There’s no denying that Chinese cars can be polarising.

    The average person doesn’t really care where their car is coming from, though, and with non-Chinese brands like Tesla, Mini, BMW, Volvo and others already making and delivering cars to our market from China, the idea of a Chinese car is actually rather blurry.

    Nonetheless, there are plenty of actual Chinese brands like MG, GWM and Chery that are already operating in Australia and there are many more (Zeekr, Aion etc) that are set to launch in the near future.

    The onslaught of Chinese brands in our market has only just started, and spending last week at the Beijing motor show made us realise just how much more there is to come and, more importantly, why it will come.

    It was the very first motorshow we have attended where referring to ourselves as Car Experts probably didn’t apply. So many brands, so many cars… like a kid in a candy store not knowing what most of it was.

    From four-door sedans with scissor doors, an almost limitless number of SUVs in differing sizes looking like G-Wagens and Defenders to endless hypercar-looking EVs that blended the very best of their donor’s designs, the Chinese carmakers were out in force to showcase what they had built and what they had coming.

    To say that here in Australia, we have a good grasp of what is available in China in terms of automotive options would be laughable.

    There is genuinely a car for everyone, and with the rapid takeover of electric cars, the capacity to take the same battery and motor setup and put it in as many body types and styles has created a fast-paced culture that should scare the hell out of the rest of the automotive manufacturing world.

    While the Europeans and especially the Japanese have struggled to adapt to the changing world of electrification at the same rate as the Chinese, this movement is so much more than just EVs.

    Almost every Chinese car we jumped in had more screens than any Japanese car on sale today, often using super responsive Android software that felt like the latest smartphone rather than the antiquated systems you’d find in most Japanese cars. The fit and finish of the interiors was also a huge step up from what we are used to here today.

    The last time we attended the Beijing motor show was before COVID, and the rate of change has been marked as the Chinese have hired foreign engineers, production managers and designers – MG, for example, recently appointed the guy who penned the Bugatti Veyron as a designer.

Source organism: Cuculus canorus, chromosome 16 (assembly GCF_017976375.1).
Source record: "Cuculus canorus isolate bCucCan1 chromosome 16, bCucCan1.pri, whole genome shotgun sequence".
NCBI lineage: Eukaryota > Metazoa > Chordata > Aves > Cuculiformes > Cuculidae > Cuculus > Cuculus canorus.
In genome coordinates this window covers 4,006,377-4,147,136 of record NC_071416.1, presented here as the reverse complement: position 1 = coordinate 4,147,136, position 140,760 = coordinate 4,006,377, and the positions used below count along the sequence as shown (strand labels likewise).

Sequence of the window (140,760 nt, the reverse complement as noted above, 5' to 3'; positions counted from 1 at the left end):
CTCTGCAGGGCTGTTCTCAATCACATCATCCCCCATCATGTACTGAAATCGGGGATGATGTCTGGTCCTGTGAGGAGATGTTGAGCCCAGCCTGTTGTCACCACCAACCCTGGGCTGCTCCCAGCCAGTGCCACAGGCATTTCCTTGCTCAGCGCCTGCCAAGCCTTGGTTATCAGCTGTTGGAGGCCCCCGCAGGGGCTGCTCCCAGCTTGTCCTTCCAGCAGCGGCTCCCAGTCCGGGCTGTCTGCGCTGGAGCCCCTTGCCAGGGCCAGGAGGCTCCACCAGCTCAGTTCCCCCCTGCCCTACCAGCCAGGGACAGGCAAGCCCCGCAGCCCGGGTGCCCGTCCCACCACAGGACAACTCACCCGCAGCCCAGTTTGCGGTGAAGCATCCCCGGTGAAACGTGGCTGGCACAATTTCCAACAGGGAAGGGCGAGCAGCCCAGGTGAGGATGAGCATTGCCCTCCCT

Now I know you’re thinking, “But the quality is crap!” It’s really not. This may have had some truth a decade or even five years ago, but it’s categorically not the case now.

    We sat in over 50 different cars and pushed and prodded as many things as we could and tried to scratch beneath the surface.

    We also did the same to the non-Chinese brands at the show and of course, you can’t judge quality, reliability and durability based on sitting in a car, but in an apples-to-apples comparison, the Chinese cars seriously stacked up. In most cases, they were actually nicer to be in.

    It’s a genuinely scary thought what has happened in that market and how quickly it has all come about.

    Given the long warranty periods brands like GWM, MG and Chery have in Australia (seven-year, unlimited-kilometre warranties for all), there is no question the carmakers back their products as well.

    But why Australia? Why has our market become the Chinese battleground for so many emerging carmakers? The reasons are pretty simple when put into context. Australia is the closest and easiest Western market for Chinese brands to test their products.

    Going to Europe requires billions of investment, and North America is even worse. As for Australia, a brand can set up a reasonable chain of dealerships in Sydney, Melbourne, Brisbane, Perth, and Adelaide and cover the majority of the population relatively quickly.

    This allows Chinese brands to test market acceptance before they invest significantly more and enter much larger Western markets.

    This certainly was the case with MG, with the brand having come here, proven itself to be very successful, then ventured into markets in Europe and beyond.

    Rewind 10 years to 2014 and only 4154 Chinese-made cars were sold in Australia. Last year, 193,433 reached Australian buyers, and they are only getting started.

    Alborz Fallah

    Alborz is the founder of CarAdvice (sold to Nine and now Drive) and co-founder of CarExpert. He is an honourary adjunct professor & entrepreneur in residence at the University of QLD. He loves naturally-aspirated V8s, V10s and V12s and is in denial about the impending death of the internal combustion engine.